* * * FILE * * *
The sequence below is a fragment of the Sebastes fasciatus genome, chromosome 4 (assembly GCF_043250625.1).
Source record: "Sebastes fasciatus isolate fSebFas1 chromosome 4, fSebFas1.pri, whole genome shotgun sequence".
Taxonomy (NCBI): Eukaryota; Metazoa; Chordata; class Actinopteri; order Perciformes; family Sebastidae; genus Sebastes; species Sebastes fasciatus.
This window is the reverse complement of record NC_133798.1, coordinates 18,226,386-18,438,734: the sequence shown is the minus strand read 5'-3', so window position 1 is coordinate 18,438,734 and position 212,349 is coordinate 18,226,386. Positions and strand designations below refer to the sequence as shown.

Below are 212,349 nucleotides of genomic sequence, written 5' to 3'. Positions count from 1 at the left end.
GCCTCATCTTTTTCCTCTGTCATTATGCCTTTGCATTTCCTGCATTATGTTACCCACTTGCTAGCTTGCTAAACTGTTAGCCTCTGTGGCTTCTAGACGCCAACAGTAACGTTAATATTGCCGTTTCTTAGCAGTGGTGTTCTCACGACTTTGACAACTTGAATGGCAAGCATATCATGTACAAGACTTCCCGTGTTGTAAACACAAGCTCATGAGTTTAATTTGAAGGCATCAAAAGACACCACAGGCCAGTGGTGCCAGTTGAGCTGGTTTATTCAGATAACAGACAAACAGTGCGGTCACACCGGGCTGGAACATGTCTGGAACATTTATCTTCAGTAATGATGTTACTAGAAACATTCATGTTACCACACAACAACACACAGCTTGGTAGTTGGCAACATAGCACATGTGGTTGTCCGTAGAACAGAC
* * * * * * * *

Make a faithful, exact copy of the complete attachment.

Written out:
The sequence below is a fragment of the Sebastes fasciatus genome, chromosome 4 (assembly GCF_043250625.1).
Source record: "Sebastes fasciatus isolate fSebFas1 chromosome 4, fSebFas1.pri, whole genome shotgun sequence".
Taxonomy (NCBI): Eukaryota; Metazoa; Chordata; class Actinopteri; order Perciformes; family Sebastidae; genus Sebastes; species Sebastes fasciatus.
This window is the reverse complement of record NC_133798.1, coordinates 18,226,386-18,438,734: the sequence shown is the minus strand read 5'-3', so window position 1 is coordinate 18,438,734 and position 212,349 is coordinate 18,226,386. Positions and strand designations below refer to the sequence as shown.

Below are 212,349 nucleotides of genomic sequence, written 5' to 3'. Positions count from 1 at the left end.
GCCTCATCTTTTTCCTCTGTCATTATGCCTTTGCATTTCCTGCATTATGTTACCCACTTGCTAGCTTGCTAAACTGTTAGCCTCTGTGGCTTCTAGACGCCAACAGTAACGTTAATATTGCCGTTTCTTAGCAGTGGTGTTCTCACGACTTTGACAACTTGAATGGCAAGCATATCATGTACAAGACTTCCCGTGTTGTAAACACAAGCTCATGAGTTTAATTTGAAGGCATCAAAAGACACCACAGGCCAGTGGTGCCAGTTGAGCTGGTTTATTCAGATAACAGACAAACAGTGCGGTCACACCGGGCTGGAACATGTCTGGAACATTTATCTTCAGTAATGATGTTACTAGAAACATTCATGTTACCACACAACAACACACAGCTTGGTAGTTGGCAACATAGCACATGTGGTTGTCCGTAGAACAGAC